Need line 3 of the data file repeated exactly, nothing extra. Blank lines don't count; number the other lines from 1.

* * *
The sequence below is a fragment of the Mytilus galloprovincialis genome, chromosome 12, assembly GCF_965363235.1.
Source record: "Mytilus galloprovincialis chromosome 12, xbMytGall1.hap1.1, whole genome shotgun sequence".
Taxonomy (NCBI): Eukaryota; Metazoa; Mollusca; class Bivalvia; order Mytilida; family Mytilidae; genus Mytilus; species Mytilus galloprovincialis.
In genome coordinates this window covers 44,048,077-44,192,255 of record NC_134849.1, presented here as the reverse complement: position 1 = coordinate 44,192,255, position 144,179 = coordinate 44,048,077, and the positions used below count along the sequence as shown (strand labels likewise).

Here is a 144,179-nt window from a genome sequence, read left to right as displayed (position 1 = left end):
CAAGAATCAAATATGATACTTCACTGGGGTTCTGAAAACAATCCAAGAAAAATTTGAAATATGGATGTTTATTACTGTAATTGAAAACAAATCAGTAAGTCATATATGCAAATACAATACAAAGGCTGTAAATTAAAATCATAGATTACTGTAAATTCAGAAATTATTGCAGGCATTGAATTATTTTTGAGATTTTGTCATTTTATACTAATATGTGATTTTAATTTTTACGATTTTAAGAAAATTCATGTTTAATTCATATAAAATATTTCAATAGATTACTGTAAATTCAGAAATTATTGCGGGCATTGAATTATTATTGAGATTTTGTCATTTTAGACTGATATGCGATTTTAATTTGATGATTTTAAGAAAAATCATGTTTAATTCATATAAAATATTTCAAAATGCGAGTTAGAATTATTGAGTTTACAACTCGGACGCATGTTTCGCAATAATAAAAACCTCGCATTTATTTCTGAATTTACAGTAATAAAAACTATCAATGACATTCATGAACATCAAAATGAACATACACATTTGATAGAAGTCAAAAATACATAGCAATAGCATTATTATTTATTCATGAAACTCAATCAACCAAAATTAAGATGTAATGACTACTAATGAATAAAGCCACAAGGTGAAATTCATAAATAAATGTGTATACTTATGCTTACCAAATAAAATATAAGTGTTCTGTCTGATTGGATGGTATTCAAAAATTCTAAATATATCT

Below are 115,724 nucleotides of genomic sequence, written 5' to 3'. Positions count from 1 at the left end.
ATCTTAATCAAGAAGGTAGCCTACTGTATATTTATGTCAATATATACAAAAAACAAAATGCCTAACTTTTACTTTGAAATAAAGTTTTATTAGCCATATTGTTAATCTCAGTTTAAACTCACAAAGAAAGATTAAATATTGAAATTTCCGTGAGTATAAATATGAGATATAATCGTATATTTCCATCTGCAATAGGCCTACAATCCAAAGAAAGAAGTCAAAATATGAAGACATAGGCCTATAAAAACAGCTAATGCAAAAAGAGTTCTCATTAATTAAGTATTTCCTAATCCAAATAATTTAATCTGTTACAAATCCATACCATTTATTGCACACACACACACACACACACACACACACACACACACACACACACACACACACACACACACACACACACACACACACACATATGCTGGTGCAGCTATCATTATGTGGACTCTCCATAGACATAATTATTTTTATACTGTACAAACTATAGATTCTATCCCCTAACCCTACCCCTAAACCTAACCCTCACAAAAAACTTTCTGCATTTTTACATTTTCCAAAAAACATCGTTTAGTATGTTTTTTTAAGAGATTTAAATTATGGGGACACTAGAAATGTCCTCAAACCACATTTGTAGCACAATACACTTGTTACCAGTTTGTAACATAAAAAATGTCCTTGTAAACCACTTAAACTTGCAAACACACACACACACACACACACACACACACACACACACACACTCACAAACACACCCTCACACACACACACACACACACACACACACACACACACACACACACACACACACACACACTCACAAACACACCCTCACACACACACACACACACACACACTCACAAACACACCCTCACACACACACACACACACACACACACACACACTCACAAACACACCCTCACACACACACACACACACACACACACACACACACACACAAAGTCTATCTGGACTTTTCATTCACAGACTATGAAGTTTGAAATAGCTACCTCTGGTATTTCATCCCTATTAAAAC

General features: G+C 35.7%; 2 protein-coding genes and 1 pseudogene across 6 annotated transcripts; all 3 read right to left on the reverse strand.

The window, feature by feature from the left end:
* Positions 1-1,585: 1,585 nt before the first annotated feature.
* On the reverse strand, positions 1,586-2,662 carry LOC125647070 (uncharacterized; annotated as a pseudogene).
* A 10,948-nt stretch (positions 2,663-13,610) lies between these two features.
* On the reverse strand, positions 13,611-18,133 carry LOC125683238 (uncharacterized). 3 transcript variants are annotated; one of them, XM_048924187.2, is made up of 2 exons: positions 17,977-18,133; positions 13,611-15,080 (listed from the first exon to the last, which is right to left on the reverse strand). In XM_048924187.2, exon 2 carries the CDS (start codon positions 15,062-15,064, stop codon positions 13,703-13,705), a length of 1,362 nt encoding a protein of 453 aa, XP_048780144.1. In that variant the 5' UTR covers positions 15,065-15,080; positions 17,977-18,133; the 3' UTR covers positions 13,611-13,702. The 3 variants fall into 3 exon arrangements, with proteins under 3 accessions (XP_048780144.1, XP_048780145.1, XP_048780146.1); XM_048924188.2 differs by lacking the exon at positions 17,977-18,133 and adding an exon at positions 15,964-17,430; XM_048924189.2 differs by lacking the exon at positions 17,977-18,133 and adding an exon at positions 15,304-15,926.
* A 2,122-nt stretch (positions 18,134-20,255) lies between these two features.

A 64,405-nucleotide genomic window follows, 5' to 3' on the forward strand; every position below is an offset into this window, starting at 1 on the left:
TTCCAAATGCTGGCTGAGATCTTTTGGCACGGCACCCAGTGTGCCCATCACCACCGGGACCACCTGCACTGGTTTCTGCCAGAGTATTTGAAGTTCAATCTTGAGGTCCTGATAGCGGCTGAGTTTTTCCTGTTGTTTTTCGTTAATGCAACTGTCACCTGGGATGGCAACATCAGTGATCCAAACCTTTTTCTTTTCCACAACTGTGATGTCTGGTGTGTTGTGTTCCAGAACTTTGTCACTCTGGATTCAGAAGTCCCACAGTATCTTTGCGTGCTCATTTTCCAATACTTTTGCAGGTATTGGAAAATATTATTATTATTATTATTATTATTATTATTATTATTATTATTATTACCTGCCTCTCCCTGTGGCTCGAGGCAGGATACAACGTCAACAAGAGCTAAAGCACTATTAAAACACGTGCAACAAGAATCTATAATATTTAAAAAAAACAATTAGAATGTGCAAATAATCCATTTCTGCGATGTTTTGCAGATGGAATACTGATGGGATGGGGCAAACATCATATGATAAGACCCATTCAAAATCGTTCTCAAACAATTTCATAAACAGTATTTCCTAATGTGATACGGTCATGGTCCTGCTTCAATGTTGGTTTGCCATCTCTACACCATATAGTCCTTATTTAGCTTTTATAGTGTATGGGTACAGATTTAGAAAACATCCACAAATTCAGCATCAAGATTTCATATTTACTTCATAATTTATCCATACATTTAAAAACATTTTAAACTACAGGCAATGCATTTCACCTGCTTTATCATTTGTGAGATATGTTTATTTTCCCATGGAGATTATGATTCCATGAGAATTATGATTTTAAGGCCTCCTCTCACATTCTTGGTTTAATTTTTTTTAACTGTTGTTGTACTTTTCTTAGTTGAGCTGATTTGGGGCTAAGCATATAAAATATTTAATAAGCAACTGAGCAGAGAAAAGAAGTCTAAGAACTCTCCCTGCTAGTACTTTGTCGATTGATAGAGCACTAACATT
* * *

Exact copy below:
Taxonomy (NCBI): Eukaryota; Metazoa; Mollusca; class Bivalvia; order Mytilida; family Mytilidae; genus Mytilus; species Mytilus galloprovincialis.